Ta’aka Mariam is one of Aksum’s underground buildings. The German archeological team of 1906 uncovered it before it was subsequently refilled. It is a beautiful architecture complex of sophistication. Considered Aksum’s largest palace, Ta’aka Mariam is a building of 100m-by-125 m. Munro-Hay et al., however, disagree with Ta’aka Mariam being larger than Enda Sem’on or Enda Mikael. For them, Ta’aka Mariam exhibits kinship with the Dungur Palace, both of which have “four-towered central blocks surrounded by an outer four-wing structure.” Nevertheless, the elite building is characterized by its spacious rooms, wide corridors, beautiful decoration and intricate design. It is a multi-storey castle that was supposed to be built when the Aksumite Empire was at its zenith.
Beneath the surface of the main road leading from Aksum to Gondar lies the structure. Before they built the asphalt road on top of the otherwise physically fragile but archeologically significant structure, the Italian invaders were well aware of the substructure’s existence.
This is the smallest of the Deutsche Aksum-Expedition’s three elite dwelling complexes, measuring 120x 80 m with a 24x 24 m central pavilion, six times the size of the contemporary palace at Hadramawt in South Arabia. On a high platform reached by grand flights of dressed stone stairs, the central structure of nine rooms was raised. As described by the merchant of the 6th century, Kosmas Indikopleustes, the corner rooms, two of which had staircases to at least one upper level, project beyond the main volume to resemble towers. The main rooms were generous in size, the largest being 7x 6 m, to support the roof or upper floor would have had timber or stone pillars.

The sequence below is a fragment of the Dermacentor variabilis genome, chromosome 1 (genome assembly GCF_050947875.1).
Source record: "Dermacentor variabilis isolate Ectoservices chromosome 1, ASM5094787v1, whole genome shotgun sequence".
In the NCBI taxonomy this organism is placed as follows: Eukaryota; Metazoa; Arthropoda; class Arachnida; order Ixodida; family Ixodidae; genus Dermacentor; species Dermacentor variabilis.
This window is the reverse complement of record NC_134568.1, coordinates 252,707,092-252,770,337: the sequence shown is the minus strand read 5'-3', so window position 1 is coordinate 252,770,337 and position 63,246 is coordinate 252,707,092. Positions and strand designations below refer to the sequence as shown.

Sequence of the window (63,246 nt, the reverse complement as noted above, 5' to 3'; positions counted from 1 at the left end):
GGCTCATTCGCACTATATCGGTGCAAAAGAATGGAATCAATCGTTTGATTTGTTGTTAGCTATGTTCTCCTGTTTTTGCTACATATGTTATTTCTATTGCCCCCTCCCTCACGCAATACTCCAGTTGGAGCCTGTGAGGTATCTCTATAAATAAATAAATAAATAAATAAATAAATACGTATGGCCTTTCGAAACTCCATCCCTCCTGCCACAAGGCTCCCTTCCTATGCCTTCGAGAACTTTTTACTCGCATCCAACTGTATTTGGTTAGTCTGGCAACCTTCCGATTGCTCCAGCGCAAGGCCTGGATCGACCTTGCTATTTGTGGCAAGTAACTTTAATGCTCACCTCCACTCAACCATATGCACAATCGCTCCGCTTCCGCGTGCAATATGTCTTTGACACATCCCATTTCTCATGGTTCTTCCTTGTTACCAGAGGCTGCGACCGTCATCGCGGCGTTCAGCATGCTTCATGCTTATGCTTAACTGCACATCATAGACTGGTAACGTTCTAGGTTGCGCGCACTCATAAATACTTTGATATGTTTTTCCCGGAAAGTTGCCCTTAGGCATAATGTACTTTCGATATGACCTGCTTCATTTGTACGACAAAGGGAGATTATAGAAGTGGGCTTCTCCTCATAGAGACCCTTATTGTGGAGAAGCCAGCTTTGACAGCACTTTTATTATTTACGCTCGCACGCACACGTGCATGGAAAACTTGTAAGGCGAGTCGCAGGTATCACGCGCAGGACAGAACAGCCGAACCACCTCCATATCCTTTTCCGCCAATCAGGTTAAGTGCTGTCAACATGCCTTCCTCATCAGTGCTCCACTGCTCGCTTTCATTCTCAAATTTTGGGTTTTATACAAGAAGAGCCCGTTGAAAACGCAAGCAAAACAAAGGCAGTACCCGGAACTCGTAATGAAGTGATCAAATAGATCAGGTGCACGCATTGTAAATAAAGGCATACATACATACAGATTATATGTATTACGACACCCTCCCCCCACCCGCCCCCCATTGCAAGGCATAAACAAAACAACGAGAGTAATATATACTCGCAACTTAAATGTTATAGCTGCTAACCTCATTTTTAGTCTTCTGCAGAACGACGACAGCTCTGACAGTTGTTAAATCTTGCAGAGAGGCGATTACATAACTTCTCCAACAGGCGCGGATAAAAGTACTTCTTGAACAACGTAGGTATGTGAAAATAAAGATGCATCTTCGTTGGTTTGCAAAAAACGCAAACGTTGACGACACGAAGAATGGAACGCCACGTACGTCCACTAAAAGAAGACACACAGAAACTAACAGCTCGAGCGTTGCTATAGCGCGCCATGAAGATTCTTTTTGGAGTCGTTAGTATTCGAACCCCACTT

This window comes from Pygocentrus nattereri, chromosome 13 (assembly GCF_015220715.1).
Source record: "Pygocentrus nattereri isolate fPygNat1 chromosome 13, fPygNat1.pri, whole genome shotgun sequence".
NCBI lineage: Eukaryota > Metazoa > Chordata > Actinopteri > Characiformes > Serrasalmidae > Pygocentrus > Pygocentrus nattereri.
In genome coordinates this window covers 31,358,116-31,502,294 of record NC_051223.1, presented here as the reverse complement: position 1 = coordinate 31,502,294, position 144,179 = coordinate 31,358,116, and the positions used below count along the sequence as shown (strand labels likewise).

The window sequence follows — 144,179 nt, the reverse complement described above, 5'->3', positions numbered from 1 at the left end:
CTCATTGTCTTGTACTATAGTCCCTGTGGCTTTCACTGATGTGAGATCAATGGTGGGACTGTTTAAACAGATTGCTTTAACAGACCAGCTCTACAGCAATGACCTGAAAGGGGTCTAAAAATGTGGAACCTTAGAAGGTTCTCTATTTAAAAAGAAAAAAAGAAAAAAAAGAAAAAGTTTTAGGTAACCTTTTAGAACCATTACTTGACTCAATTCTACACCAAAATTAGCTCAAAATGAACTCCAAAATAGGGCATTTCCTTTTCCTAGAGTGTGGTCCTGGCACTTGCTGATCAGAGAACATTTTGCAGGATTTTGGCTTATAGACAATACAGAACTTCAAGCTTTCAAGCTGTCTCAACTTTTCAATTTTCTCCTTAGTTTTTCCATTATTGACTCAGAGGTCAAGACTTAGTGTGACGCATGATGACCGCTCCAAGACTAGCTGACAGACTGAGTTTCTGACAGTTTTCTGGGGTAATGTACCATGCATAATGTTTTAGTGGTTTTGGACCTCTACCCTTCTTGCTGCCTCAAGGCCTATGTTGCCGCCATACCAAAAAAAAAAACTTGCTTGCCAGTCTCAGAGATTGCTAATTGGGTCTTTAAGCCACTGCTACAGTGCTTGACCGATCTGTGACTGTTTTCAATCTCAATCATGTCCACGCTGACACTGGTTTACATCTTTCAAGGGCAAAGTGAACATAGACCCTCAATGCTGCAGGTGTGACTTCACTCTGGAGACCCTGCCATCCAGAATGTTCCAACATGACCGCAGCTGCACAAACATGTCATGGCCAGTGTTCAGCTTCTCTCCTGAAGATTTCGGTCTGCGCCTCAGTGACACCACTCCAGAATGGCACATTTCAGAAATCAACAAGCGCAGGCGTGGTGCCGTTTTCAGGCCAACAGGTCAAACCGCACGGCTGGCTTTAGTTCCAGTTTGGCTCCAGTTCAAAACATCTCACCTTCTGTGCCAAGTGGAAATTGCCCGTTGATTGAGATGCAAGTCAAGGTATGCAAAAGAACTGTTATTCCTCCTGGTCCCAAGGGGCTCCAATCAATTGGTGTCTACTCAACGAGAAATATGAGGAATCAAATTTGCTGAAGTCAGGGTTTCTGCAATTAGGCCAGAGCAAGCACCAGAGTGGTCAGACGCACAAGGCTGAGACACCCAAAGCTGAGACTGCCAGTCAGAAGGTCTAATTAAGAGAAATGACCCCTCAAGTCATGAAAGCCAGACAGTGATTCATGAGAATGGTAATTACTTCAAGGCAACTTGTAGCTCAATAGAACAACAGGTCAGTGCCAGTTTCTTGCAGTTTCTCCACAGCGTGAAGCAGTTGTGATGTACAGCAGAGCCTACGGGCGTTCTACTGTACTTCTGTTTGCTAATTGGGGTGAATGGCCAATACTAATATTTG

The outer range of buildings formed a series of courtyards around the pavilion, together housing the public rooms in the center’s service functions. One of the column bases of fluted octagonal shape can be seen in the Ezana Gardens, discovered in a small portico in the southern wing. The perimeter was built in the classic Axum style, with stepped rubble walling layered between massive dressed corner stones with slate course, some of which are still visible. The walls would have been given additional strength by regularly spaced abutments, ten on each of the long sides and six to seven on the shorter.